Are You Keeping Too Much Money in the Bank? Here’s How to Tell
Putting money in the bank is smart, but too much cash savings can actually be a poor use of that money.
Saving money and putting personal finance tips into practice can be challenging. Tucking away money for an emergency fund, much less a down payment on a house, retirement, or a child's college tuition, can take years of steady saving and a huge amount of discipline. Of course, barring catastrophe, once you establish those emergency savings and develop positive spending and saving habits, staying on top of your finances gets a whole lot easier.
Once you're no longer living paycheck to paycheck and have money tucked away to cover a medical emergency, a job loss, or a vacation, you've reached a state of financial stability—but that doesn't mean you can just stop thinking about where your money is going. Turns out, it is possible to keep too much money in the bank, and tucking all of your savings there can actually hurt your long-term financial goals.
That’s not to say you shouldn’t keep any money in the bank. Liquid savings—money that is easily accessible without incurring a fee, should the need arise—is necessary for well-balanced financial health.
For most people, those savings take the form of an emergency fund. "When thinking about your overall savings, one should consider an emergency fund as a part of the mix," says Shirley Yang, vice president of Marcus by Goldman Sachs.
RELATED: How Much Should You Have In Savings?
Yang says most financial experts agree that your emergency savings should include six months' worth of living expenses, but the actual number depends on your financial stability. Lauren Anastasio, certified financial planner at SoFi, says three to six months' worth of expenses is a good rule of thumb. If you work in a stable industry, are in good health, and live in an area with a low cost of living, you may be able to get away with putting less money—only three months of expenses—in your emergency fund; if there's a chance that large expenses (or layoffs) may pop up in your future, socking away more money may be smarter.
“This money should be kept separate from your regular checking account to avoid accidental spending or the temptation to use funds for anything other than an emergency,” Anastasio says.
Keeping those savings in a bank account (instead of an investment account) means you can access them when you need to, but it also means you have a lot of money sitting in one place, depreciating with interest. To keep the value of your emergency fund high, keep it in a high-yield savings account; interest rates have plummeted during the coronavirus pandemic and economic crisis, but chances are that the 2 percent rates we enjoyed in 2019 will return at some point.
In the meantime, if you're looking for a place to keep your cash savings, research current rates and pick a bank with the highest possible rate. As the economy improves, interest rates will likely rise again. Remember that most online banks offer higher interest rates than their brick-and-mortar peers, put your money somewhere reliable, and settle in for a long wait.
With all that money tucked away in your savings account, what do you do with your checking account? This is probably the account you deposit paychecks into, pay bills from, and use to cover day-to-day expenses, so you definitely want some money there. But checking accounts are also notorious for having low interest rates, so the money you keep there isn't doing any work for you.
There’s no one-size-fits-all answer to how much you should keep in your checking account, unfortunately, because everyone’s monthly expenses are different. There are a few ways to determine how much to keep in the account, though.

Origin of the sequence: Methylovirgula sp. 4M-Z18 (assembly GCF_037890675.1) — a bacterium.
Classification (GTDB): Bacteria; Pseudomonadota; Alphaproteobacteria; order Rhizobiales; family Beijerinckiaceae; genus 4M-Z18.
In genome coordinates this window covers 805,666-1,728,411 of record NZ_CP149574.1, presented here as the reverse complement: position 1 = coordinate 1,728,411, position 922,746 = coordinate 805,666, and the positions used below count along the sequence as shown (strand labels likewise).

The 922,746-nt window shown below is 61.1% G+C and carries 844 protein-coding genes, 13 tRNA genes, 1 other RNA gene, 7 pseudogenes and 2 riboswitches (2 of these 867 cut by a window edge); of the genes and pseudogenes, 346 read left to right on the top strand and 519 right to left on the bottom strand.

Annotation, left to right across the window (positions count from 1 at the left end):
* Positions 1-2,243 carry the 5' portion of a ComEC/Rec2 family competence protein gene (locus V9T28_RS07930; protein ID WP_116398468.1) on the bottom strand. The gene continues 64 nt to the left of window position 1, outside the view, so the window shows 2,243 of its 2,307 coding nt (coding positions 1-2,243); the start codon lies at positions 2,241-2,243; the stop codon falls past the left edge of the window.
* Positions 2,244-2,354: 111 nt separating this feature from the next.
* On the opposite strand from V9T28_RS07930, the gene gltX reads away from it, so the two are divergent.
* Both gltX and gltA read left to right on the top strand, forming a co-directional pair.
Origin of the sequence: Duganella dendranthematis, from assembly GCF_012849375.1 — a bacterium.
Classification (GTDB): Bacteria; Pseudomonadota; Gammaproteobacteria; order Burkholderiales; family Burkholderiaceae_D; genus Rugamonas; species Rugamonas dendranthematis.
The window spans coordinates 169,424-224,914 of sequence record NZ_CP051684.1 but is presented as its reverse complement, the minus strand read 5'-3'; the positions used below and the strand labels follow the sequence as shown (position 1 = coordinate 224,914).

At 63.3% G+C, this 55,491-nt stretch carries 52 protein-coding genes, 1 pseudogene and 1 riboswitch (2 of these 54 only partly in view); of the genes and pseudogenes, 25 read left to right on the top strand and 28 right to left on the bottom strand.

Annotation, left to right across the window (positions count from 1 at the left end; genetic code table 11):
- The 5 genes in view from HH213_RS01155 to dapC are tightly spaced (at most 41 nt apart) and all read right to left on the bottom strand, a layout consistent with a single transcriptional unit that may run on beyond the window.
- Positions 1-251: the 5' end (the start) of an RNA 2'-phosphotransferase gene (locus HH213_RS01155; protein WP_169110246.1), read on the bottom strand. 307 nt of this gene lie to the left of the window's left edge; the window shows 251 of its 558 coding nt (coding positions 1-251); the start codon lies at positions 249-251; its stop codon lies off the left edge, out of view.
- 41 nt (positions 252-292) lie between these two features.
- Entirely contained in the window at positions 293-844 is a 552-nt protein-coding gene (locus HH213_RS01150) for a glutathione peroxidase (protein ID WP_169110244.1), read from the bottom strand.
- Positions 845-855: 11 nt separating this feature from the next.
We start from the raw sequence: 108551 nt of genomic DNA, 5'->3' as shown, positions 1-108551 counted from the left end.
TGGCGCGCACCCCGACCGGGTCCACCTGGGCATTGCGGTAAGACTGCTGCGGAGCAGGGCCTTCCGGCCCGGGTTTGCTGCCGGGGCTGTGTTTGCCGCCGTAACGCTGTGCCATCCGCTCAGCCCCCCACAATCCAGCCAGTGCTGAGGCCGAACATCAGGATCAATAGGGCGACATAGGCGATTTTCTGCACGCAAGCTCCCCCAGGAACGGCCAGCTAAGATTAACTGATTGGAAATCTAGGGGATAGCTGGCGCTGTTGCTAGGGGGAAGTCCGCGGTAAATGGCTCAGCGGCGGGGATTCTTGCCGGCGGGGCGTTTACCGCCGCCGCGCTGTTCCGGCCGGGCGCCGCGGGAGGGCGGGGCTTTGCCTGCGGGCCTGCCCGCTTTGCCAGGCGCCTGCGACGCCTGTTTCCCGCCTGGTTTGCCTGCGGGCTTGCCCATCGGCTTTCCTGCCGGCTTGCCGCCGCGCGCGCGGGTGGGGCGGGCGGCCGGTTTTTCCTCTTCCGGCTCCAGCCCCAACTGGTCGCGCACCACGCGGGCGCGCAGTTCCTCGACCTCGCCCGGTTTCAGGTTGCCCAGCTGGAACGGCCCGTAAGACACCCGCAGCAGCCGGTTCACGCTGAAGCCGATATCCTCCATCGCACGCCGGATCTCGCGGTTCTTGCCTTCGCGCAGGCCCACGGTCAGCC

If you like set numbers, Stash Wealth recommends a $2,000 to $3,000 cushion at most to account for the ebbs and flows of your money; that may be a little high for some people, especially if their expenses are on the low side.
Yang suggests calculating the best number for you based on your needs. “Consumers should determine their estimated monthly expenses and keep enough in their checking account to cover those expenses,” Yang says. “Any additional funds left over, they should consider transferring to something that gets a higher-yield.”
Anastasio says it depends on how much you’re comfortable having in reserve. In general, though, “a guideline that makes sense for your checking account is to keep the equivalent of one net paycheck,” she says. “This ensures the amount is right for everyone regardless of income level.”
At the end of the day, you need to determine how much of a cushion you need in your checking account to feel confident that you can cover all your expenses (and maybe even a few splurges). One of these guidelines might help you figure out what that number is; once you’ve done that, you can rest assured that you’re not keeping too much in the bank.
Keep in mind that some financial institutions charge penalties or fees if your checking account balance falls below a certain threshold. Find out what the rules for your accounts are and be sure to fulfill the requirements to avoid paying a fee. And the reverse is true, too: If your balance is too high—$250,000 high—it won't be covered by the FDIC; if you are keeping that much money in banks, spread it across accounts or institutions to make sure it's all insured.
All your other money—because you're continuing to save, right?—should go into investments, where it might have a chance to grow and accumulate faster. (Letting your money earn money for you both helps your savings grow and takes some of the pressure off you.) Those can be CDs, bonds, stocks, mutual funds, or another of the many investing options out there, but you want your money to do a little work for you. If it's invested, it's hopefully growing, moving you a little closer to your financial goals.
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